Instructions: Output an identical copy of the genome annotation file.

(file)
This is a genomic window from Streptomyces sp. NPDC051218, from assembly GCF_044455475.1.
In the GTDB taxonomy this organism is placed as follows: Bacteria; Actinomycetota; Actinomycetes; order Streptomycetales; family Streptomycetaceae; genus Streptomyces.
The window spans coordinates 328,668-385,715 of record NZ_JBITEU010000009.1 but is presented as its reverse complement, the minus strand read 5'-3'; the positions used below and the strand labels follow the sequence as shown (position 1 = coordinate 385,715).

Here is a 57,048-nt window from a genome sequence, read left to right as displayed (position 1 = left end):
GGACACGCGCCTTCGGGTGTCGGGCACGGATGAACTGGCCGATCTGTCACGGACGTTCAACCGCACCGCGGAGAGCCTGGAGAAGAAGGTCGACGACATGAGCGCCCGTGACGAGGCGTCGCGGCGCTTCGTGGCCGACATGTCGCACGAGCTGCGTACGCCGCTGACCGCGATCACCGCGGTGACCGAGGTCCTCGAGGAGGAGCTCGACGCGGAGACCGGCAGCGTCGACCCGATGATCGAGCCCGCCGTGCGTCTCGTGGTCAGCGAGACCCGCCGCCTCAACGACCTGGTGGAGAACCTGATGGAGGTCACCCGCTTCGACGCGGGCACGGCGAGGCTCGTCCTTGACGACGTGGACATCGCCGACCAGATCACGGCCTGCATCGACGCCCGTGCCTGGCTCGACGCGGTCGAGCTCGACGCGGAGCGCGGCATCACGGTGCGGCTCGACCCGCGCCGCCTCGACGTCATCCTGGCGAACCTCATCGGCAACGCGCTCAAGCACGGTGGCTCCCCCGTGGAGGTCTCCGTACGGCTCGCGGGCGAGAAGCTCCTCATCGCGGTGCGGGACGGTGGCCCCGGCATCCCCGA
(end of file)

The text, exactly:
This is a genomic window from Streptomyces sp. NPDC051218, from assembly GCF_044455475.1.
In the GTDB taxonomy this organism is placed as follows: Bacteria; Actinomycetota; Actinomycetes; order Streptomycetales; family Streptomycetaceae; genus Streptomyces.
The window spans coordinates 328,668-385,715 of record NZ_JBITEU010000009.1 but is presented as its reverse complement, the minus strand read 5'-3'; the positions used below and the strand labels follow the sequence as shown (position 1 = coordinate 385,715).

Here is a 57,048-nt window from a genome sequence, read left to right as displayed (position 1 = left end):
GGACACGCGCCTTCGGGTGTCGGGCACGGATGAACTGGCCGATCTGTCACGGACGTTCAACCGCACCGCGGAGAGCCTGGAGAAGAAGGTCGACGACATGAGCGCCCGTGACGAGGCGTCGCGGCGCTTCGTGGCCGACATGTCGCACGAGCTGCGTACGCCGCTGACCGCGATCACCGCGGTGACCGAGGTCCTCGAGGAGGAGCTCGACGCGGAGACCGGCAGCGTCGACCCGATGATCGAGCCCGCCGTGCGTCTCGTGGTCAGCGAGACCCGCCGCCTCAACGACCTGGTGGAGAACCTGATGGAGGTCACCCGCTTCGACGCGGGCACGGCGAGGCTCGTCCTTGACGACGTGGACATCGCCGACCAGATCACGGCCTGCATCGACGCCCGTGCCTGGCTCGACGCGGTCGAGCTCGACGCGGAGCGCGGCATCACGGTGCGGCTCGACCCGCGCCGCCTCGACGTCATCCTGGCGAACCTCATCGGCAACGCGCTCAAGCACGGTGGCTCCCCCGTGGAGGTCTCCGTACGGCTCGCGGGCGAGAAGCTCCTCATCGCGGTGCGGGACGGTGGCCCCGGCATCCCCGA